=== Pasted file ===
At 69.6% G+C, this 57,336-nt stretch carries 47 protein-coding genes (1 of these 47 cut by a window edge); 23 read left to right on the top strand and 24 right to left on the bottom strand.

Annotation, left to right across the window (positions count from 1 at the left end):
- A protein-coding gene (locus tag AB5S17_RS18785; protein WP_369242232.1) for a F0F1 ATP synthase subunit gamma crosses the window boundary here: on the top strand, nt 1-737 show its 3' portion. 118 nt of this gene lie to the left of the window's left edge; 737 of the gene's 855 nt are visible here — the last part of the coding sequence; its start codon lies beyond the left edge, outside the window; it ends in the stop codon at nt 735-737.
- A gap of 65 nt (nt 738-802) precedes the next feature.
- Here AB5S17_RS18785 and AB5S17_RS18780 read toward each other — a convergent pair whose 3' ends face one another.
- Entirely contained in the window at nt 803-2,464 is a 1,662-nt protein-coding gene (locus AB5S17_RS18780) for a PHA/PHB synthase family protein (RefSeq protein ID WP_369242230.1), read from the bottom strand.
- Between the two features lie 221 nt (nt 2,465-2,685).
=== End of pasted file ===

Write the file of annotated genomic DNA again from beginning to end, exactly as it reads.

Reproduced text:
At 69.6% G+C, this 57,336-nt stretch carries 47 protein-coding genes (1 of these 47 cut by a window edge); 23 read left to right on the top strand and 24 right to left on the bottom strand.

Annotation, left to right across the window (positions count from 1 at the left end):
- A protein-coding gene (locus tag AB5S17_RS18785; protein WP_369242232.1) for a F0F1 ATP synthase subunit gamma crosses the window boundary here: on the top strand, nt 1-737 show its 3' portion. 118 nt of this gene lie to the left of the window's left edge; 737 of the gene's 855 nt are visible here — the last part of the coding sequence; its start codon lies beyond the left edge, outside the window; it ends in the stop codon at nt 735-737.
- A gap of 65 nt (nt 738-802) precedes the next feature.
- Here AB5S17_RS18785 and AB5S17_RS18780 read toward each other — a convergent pair whose 3' ends face one another.
- Entirely contained in the window at nt 803-2,464 is a 1,662-nt protein-coding gene (locus AB5S17_RS18780) for a PHA/PHB synthase family protein (RefSeq protein ID WP_369242230.1), read from the bottom strand.
- Between the two features lie 221 nt (nt 2,465-2,685).